Wednesday, August 11, 2010
Hi everyone! It’s Karen and today I’m bringing you a tutorial for doing photo extractions for our scrap pages. In the past, if I wanted to remove the background from a photo, I would use the eraser tool…zoom in close and erase away the part of the image that I didn’t want. It was very time consuming and I made lots of mistakes. But, lately I’ve discovered two things that make it much easier.
1. Using a pen tablet instead of a mouse. It gives much more control and is easier on your hand.
This is like the one I have. The small Bamboo Fun Tablet.
2. Adding a Layer Mask to the image. Basically, instead of erasing, the unwanted part of the image is just painted away. It’s so much quicker. If you make a mistake, with just a click, you can fix it and be on your way.
If you are a Photoshop Elements user, never fear, you can use layer masks, too! Just install one of the free add-ons for Elements found here or here. Once you’ve done that, you’re ready for the simple steps below.
Now, let’s start an extraction! Open an image. Make a copy and close your original. I also always hit control J (or Command J for a mac) to duplicate my image onto a new layer. Basically, the extra copy is just there in reserve… just in case I want to trash the one I’m working on and start all over. From now on I’ll always be referring to the top image. To make things easier to see while we work, add a bright colored layer underneath the image. To do that click the new layer icon and then use the paint bucket tool to fill that new layer with bright red. Be sure and drag the new layer underneath the image if it’s not already there.
Next, click the layer mask icon to add a mask to the image. (Or run the mask action if you’re using Elements.) Look in your layers palette and make sure that your mask (the box that’s now linked to your photo) is white (check out the screen shot below). If it’s black instead of white, click on the mask in your layers palette with your pen or mouse and hit control I. That will inverse the color and change it from black to white. Next hit the “D” key to select the default colors, select a round, soft brush of about 10 pixels, make sure the brush is black (hit the “x” key if it isn’t, that will switch the colors,) and zoom in on your photo to around 250 – 300 %. Click on the white mask in your layers palette, move the brush over to the image and paint away. What ever is painted will be removed from the photo. Since the part of the image that you are painting is being removed, the red layer from below will begin to show through. Don’t worry, it looks strange now, but we will delete the red layer later, after we’re all done. As you can see below, I got a little sloppy and painted on the face by mistake.
Now here is what makes using layer masks so much fun! When I see that I’ve made a stray stoke, I just hit my “x” key to switch my brush color to white and paint over the mistake. I hit the “x” key again to switch back to black and resumed my painting. Fixed it in a flash!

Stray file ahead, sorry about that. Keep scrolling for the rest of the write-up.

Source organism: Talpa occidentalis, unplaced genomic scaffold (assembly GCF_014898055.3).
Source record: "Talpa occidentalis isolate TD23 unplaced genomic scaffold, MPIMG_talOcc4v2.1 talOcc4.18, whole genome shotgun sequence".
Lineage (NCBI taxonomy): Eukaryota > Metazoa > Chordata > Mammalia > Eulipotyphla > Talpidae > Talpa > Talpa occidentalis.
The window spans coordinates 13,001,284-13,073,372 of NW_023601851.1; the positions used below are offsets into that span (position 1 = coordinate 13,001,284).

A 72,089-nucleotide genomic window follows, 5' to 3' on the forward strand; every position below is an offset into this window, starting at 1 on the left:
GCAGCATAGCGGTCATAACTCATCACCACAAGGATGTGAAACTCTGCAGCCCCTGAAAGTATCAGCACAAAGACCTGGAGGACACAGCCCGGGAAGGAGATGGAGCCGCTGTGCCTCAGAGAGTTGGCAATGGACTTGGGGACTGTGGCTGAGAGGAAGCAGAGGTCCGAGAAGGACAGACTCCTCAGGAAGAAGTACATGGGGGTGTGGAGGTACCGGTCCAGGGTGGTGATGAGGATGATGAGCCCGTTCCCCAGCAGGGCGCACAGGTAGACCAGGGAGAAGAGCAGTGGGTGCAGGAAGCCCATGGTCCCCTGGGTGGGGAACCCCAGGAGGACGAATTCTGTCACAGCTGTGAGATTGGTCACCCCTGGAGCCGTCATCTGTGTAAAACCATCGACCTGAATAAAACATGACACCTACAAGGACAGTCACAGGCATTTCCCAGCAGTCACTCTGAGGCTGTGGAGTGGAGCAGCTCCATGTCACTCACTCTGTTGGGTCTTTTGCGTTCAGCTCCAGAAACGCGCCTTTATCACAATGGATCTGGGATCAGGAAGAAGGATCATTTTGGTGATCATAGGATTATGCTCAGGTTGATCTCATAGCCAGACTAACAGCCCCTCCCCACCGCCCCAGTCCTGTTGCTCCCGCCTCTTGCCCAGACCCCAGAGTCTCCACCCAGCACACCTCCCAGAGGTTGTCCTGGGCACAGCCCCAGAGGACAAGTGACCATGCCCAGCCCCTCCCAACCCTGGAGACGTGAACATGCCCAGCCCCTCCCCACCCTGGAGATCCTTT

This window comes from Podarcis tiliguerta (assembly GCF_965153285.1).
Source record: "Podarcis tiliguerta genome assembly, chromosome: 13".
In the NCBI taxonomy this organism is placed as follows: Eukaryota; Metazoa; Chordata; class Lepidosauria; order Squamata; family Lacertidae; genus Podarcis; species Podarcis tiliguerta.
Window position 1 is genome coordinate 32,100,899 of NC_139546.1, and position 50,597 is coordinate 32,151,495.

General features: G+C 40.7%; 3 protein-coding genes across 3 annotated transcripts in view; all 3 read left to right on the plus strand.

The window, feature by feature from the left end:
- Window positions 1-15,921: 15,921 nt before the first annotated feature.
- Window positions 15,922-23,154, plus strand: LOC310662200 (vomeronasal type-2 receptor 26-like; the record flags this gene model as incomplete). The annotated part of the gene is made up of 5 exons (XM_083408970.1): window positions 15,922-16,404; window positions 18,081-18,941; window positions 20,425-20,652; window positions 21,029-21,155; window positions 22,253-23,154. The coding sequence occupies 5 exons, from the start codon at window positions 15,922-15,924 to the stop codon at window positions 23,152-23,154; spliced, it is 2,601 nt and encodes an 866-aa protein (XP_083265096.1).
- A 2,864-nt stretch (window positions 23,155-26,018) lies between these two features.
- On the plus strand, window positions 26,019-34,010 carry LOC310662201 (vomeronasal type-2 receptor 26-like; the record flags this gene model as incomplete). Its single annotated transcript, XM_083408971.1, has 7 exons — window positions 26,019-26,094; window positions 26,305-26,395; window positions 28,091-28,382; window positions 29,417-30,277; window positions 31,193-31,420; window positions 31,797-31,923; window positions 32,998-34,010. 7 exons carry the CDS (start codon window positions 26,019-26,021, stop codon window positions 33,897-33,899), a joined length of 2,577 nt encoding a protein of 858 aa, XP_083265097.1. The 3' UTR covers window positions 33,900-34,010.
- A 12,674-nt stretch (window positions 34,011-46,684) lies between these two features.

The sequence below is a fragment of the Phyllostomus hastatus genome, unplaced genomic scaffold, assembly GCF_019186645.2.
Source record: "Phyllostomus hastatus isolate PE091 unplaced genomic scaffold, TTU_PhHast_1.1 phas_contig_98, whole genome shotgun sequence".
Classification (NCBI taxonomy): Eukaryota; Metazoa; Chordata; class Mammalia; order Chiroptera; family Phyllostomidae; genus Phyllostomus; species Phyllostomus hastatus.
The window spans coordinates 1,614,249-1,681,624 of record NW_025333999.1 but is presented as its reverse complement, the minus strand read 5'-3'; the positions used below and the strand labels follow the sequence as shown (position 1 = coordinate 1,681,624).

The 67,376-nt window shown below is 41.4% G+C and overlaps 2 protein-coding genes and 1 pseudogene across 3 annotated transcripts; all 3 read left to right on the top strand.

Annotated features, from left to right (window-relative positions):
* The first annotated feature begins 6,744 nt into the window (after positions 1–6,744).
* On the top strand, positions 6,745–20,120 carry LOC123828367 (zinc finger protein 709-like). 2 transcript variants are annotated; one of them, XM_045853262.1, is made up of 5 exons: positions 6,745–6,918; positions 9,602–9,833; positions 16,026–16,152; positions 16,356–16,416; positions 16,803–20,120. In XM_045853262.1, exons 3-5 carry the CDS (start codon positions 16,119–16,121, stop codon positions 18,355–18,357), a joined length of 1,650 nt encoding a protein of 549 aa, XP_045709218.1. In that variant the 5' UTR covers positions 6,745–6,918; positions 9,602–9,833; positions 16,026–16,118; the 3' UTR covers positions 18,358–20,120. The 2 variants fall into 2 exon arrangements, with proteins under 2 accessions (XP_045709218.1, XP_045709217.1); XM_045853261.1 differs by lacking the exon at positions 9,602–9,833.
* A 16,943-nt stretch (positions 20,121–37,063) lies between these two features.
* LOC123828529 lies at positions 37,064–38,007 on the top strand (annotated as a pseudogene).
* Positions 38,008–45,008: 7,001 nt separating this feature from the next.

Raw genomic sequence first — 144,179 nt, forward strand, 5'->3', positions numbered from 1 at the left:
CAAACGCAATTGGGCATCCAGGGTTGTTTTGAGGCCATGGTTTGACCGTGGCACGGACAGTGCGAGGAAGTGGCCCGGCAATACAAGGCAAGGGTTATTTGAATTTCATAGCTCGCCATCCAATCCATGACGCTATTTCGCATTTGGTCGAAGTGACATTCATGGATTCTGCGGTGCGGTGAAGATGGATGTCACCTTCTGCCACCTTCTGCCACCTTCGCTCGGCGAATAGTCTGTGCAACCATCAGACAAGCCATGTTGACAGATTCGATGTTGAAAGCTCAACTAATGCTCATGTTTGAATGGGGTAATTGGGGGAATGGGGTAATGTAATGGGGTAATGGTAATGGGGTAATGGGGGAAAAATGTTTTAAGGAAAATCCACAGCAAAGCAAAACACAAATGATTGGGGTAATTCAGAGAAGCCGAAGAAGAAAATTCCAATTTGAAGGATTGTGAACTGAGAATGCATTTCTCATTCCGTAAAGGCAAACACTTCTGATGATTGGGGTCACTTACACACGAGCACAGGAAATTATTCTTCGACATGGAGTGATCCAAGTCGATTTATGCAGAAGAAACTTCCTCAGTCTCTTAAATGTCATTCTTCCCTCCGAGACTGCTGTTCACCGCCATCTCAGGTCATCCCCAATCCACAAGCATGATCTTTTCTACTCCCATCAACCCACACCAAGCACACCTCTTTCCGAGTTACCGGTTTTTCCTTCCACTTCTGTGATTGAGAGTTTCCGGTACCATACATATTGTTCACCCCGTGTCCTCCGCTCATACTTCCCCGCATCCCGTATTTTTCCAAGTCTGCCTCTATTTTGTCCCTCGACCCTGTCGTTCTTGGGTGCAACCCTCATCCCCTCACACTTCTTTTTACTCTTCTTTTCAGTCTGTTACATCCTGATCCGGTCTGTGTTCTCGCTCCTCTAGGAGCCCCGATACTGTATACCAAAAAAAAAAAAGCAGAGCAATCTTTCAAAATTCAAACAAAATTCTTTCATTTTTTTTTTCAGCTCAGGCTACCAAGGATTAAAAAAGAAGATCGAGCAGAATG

The goal here is to outline around the whole image with the small brush. Use the bracket keys to make the brush smaller and larger as you work in tight areas. As I painted my image, I moved the image around by holding down the space bar to change my cursor into the hand tool. With the hand tool activated (keep holding down the space bar) you can easily grab the photo and move it to a fresh area. So basically, I just painted away, scooted my image, painted, scooted…over and over until I had outlined the whole thing.
I kept painting until I got a pretty wide border of red so I wouldn’t mess up my image once I moved to a bigger brush.
Next I used my bracket key to enlarge my brush to around 300 pixels and finished painting all the white area.
Once I had everything painted I turned off the layers below, including the red one, to see how it looked. I cleaned up a few things by clicking between the black and white brushes using the x key.
When I was happy with how everything looked, I dragged the extraction, mask and all, onto a new 12 x 12 document to start my scrap page. Once I got the extraction on the new white document I could see a few spots on the left side that I had missed painting. No problem! I just hit the “b” key to select my brush tool, made sure it was black, clicked with my pen (or mouse) on the mask in the layer palette, then on the scrap page, painted away the black, smudgy areas.
Next, I added a digital paper to my page. Once the blue paper was underneath the extraction, I could see that there was quite a bit of the white showing amongst the curls in her hair. To take care of that, I zoom way in, used a 3 pixel brush and painted away more of the white areas. I wasn’t too concerned about being exact and I didn’t remove every speck of white. I was pretty sure no one would be able to tell once I had zoomed back to normal. I zoomed in and out a few times checking as I worked.
And here it is! All finished and ready to continue scrapping. I did add a shadow to the extraction…larger and softer than the shadows I usually add to paper pieces.
Below you can see the layer mask in my almost finished page.
And here it is…my finished layout!
I hope so much this tutorial has been helpful to you and that soon we will be seeing your beautiful extraction work in the shabby shoppe gallery.
P.S. I used Hopscotch to make the page above.